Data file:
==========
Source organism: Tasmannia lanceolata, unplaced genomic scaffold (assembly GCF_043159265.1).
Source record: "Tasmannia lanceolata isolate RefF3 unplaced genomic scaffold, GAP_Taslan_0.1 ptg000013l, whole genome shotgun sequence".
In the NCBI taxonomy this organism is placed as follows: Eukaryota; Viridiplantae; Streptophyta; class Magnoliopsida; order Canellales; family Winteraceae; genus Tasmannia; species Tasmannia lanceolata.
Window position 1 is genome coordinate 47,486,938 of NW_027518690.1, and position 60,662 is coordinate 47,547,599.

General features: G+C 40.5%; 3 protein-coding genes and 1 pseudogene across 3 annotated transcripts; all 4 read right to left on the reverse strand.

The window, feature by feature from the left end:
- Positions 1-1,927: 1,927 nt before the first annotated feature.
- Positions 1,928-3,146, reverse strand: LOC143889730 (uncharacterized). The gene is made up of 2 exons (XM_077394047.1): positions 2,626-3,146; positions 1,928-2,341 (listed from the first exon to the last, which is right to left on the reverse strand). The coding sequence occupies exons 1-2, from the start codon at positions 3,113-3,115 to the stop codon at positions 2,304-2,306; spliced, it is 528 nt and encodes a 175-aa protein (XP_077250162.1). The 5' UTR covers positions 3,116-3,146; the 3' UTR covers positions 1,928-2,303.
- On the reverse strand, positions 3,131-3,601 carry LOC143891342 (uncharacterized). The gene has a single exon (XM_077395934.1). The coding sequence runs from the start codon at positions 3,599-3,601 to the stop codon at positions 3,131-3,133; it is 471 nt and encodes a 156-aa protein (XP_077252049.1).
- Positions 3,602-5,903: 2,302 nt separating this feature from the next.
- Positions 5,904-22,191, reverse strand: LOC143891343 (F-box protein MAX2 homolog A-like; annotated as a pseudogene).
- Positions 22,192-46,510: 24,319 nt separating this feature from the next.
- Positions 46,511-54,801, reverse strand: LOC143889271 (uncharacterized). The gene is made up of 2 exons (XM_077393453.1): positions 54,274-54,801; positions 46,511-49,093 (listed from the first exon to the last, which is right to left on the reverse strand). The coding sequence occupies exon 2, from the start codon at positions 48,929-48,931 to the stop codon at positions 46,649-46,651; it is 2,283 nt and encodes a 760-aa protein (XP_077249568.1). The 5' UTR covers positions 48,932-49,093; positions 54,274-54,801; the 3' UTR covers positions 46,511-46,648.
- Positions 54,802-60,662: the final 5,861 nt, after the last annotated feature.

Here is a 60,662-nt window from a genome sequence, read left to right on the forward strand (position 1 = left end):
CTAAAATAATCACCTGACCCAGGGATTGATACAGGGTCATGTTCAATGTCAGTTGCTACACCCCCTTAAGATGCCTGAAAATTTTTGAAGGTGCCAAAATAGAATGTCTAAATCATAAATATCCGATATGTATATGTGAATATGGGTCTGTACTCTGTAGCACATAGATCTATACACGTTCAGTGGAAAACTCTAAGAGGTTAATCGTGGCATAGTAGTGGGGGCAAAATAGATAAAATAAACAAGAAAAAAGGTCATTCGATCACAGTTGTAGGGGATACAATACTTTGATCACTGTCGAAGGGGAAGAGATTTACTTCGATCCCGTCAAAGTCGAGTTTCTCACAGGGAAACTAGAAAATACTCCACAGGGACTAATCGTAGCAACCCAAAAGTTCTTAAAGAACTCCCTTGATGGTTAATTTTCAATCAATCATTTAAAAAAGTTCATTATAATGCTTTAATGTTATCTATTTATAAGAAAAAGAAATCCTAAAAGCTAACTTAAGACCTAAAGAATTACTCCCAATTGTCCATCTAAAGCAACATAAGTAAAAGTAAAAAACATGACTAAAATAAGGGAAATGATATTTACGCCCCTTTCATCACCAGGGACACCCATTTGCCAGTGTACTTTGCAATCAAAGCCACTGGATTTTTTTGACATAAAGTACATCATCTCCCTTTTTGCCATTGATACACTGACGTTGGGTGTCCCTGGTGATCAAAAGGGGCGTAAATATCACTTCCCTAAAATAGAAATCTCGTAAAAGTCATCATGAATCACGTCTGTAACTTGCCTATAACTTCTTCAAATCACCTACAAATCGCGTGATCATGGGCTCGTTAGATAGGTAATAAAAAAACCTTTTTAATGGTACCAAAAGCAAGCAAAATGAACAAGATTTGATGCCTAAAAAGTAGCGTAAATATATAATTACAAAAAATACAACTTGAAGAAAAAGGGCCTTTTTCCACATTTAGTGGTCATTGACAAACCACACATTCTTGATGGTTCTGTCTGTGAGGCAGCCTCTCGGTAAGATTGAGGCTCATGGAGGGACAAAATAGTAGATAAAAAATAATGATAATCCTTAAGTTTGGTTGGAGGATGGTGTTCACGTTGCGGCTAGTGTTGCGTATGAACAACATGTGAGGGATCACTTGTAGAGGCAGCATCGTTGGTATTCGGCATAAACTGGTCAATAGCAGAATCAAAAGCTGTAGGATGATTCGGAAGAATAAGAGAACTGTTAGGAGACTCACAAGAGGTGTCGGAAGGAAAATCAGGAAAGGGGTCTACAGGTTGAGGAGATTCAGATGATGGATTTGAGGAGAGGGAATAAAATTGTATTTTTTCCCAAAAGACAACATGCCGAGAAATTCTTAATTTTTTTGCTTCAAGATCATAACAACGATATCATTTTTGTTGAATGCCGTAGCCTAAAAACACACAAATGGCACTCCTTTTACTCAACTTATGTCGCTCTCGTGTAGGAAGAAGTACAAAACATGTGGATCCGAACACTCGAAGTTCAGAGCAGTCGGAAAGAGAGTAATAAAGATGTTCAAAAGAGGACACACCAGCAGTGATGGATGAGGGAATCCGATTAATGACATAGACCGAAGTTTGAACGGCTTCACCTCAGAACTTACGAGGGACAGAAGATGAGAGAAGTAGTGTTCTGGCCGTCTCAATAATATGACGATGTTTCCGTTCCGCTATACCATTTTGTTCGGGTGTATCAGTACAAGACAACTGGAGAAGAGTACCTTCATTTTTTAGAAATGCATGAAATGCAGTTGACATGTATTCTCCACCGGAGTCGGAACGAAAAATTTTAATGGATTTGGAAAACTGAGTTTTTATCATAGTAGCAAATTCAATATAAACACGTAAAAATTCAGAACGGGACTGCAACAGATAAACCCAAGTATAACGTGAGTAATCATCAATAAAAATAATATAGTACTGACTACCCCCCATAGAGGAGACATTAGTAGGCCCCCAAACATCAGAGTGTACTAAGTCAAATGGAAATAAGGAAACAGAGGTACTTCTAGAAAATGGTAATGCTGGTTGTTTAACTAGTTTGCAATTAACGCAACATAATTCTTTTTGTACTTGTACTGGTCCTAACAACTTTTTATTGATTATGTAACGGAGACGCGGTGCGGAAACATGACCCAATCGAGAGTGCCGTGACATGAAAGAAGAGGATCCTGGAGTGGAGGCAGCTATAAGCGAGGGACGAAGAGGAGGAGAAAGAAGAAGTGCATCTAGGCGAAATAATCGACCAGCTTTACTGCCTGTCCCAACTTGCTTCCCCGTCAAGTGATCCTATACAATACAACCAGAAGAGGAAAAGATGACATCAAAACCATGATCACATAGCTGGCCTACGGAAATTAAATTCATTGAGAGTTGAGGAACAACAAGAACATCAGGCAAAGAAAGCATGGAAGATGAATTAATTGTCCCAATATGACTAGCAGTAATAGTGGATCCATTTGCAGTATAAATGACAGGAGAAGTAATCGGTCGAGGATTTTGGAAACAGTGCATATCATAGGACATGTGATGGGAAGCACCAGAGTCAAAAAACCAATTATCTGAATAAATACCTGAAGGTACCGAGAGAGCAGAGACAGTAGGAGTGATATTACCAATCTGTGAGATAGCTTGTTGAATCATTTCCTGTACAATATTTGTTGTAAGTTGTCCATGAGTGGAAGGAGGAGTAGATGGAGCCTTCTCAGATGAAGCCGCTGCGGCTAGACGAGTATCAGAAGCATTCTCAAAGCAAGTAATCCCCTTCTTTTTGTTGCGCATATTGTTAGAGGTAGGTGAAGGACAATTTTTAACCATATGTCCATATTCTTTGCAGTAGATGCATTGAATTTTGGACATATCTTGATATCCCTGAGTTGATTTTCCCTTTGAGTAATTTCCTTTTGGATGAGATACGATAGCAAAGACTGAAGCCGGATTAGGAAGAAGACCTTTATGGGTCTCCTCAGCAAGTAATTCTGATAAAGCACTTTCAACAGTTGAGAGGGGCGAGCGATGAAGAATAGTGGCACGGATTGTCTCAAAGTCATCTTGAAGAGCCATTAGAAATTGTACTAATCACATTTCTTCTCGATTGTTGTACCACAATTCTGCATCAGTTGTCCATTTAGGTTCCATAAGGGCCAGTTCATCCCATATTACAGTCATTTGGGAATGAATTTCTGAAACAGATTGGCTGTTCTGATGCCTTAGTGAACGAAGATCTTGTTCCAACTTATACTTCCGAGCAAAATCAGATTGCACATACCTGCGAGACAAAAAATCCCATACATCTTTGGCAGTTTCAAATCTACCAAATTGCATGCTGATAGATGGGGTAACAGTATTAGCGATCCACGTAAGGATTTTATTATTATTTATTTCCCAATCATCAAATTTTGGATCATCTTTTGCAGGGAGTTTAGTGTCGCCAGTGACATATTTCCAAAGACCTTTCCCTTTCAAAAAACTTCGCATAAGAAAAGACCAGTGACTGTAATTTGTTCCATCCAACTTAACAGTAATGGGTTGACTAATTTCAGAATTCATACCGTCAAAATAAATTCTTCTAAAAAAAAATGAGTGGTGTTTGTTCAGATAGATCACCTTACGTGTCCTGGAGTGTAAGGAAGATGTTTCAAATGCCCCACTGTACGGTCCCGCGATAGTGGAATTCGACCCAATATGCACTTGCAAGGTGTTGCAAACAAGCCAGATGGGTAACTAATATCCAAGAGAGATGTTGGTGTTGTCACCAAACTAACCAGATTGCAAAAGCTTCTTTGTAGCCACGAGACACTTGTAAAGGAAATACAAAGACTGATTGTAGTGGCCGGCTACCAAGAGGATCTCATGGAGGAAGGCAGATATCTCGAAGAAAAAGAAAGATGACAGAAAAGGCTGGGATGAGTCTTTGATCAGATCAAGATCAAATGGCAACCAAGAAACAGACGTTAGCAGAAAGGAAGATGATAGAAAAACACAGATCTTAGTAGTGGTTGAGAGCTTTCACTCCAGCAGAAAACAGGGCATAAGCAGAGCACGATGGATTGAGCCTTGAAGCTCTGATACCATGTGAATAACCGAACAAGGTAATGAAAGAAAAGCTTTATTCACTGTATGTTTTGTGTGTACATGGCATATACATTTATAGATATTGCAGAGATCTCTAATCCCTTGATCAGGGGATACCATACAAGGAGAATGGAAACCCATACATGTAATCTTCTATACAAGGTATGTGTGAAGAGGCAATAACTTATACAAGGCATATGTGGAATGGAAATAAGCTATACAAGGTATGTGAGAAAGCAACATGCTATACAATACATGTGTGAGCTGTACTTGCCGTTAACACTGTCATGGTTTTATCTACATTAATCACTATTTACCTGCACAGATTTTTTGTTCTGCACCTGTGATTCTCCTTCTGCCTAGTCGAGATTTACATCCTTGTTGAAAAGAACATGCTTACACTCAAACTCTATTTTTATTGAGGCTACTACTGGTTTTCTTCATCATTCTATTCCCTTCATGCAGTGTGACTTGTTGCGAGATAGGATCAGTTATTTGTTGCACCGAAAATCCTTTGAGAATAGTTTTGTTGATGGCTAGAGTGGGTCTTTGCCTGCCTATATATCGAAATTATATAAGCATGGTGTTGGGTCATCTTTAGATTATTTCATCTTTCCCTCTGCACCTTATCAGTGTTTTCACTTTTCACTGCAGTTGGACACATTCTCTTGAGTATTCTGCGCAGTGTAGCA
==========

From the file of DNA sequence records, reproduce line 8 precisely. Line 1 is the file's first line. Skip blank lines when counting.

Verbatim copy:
- Positions 1,928-3,146, reverse strand: LOC143889730 (uncharacterized). The gene is made up of 2 exons (XM_077394047.1): positions 2,626-3,146; positions 1,928-2,341 (listed from the first exon to the last, which is right to left on the reverse strand). The coding sequence occupies exons 1-2, from the start codon at positions 3,113-3,115 to the stop codon at positions 2,304-2,306; spliced, it is 528 nt and encodes a 175-aa protein (XP_077250162.1). The 5' UTR covers positions 3,116-3,146; the 3' UTR covers positions 1,928-2,303.